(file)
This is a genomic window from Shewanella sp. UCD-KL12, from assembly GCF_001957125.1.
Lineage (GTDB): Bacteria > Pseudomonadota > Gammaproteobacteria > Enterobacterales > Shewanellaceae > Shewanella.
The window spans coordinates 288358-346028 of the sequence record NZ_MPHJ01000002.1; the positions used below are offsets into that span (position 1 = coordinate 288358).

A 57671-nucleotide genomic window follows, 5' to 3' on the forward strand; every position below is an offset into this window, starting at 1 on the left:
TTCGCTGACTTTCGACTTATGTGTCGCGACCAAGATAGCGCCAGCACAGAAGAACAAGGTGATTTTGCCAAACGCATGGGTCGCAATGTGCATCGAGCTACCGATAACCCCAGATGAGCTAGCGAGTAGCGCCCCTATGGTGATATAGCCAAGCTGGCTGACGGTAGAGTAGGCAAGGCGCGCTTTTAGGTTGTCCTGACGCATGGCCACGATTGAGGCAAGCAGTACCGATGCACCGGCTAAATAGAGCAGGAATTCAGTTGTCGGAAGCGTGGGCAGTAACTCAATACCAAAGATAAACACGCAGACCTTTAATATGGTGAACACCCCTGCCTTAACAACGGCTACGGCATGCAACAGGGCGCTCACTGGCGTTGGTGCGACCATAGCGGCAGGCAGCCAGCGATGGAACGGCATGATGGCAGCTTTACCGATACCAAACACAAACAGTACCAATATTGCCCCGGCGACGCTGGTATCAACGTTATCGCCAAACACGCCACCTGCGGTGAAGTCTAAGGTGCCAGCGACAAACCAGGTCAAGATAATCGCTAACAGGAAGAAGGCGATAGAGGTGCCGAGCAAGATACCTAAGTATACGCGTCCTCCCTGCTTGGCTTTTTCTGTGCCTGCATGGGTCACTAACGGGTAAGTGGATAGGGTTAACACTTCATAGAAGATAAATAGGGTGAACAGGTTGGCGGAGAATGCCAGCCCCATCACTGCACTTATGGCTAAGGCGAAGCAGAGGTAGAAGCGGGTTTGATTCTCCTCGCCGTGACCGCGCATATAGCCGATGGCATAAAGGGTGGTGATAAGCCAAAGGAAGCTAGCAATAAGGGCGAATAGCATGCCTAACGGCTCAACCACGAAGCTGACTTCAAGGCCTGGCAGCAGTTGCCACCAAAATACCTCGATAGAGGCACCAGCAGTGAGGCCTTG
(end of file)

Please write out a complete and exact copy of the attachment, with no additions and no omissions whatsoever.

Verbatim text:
This is a genomic window from Shewanella sp. UCD-KL12, from assembly GCF_001957125.1.
Lineage (GTDB): Bacteria > Pseudomonadota > Gammaproteobacteria > Enterobacterales > Shewanellaceae > Shewanella.
The window spans coordinates 288358-346028 of the sequence record NZ_MPHJ01000002.1; the positions used below are offsets into that span (position 1 = coordinate 288358).

A 57671-nucleotide genomic window follows, 5' to 3' on the forward strand; every position below is an offset into this window, starting at 1 on the left:
TTCGCTGACTTTCGACTTATGTGTCGCGACCAAGATAGCGCCAGCACAGAAGAACAAGGTGATTTTGCCAAACGCATGGGTCGCAATGTGCATCGAGCTACCGATAACCCCAGATGAGCTAGCGAGTAGCGCCCCTATGGTGATATAGCCAAGCTGGCTGACGGTAGAGTAGGCAAGGCGCGCTTTTAGGTTGTCCTGACGCATGGCCACGATTGAGGCAAGCAGTACCGATGCACCGGCTAAATAGAGCAGGAATTCAGTTGTCGGAAGCGTGGGCAGTAACTCAATACCAAAGATAAACACGCAGACCTTTAATATGGTGAACACCCCTGCCTTAACAACGGCTACGGCATGCAACAGGGCGCTCACTGGCGTTGGTGCGACCATAGCGGCAGGCAGCCAGCGATGGAACGGCATGATGGCAGCTTTACCGATACCAAACACAAACAGTACCAATATTGCCCCGGCGACGCTGGTATCAACGTTATCGCCAAACACGCCACCTGCGGTGAAGTCTAAGGTGCCAGCGACAAACCAGGTCAAGATAATCGCTAACAGGAAGAAGGCGATAGAGGTGCCGAGCAAGATACCTAAGTATACGCGTCCTCCCTGCTTGGCTTTTTCTGTGCCTGCATGGGTCACTAACGGGTAAGTGGATAGGGTTAACACTTCATAGAAGATAAATAGGGTGAACAGGTTGGCGGAGAATGCCAGCCCCATCACTGCACTTATGGCTAAGGCGAAGCAGAGGTAGAAGCGGGTTTGATTCTCCTCGCCGTGACCGCGCATATAGCCGATGGCATAAAGGGTGGTGATAAGCCAAAGGAAGCTAGCAATAAGGGCGAATAGCATGCCTAACGGCTCAACCACGAAGCTGACTTCAAGGCCTGGCAGCAGTTGCCACCAAAATACCTCGATAGAGGCACCAGCAGTGAGGCCTTG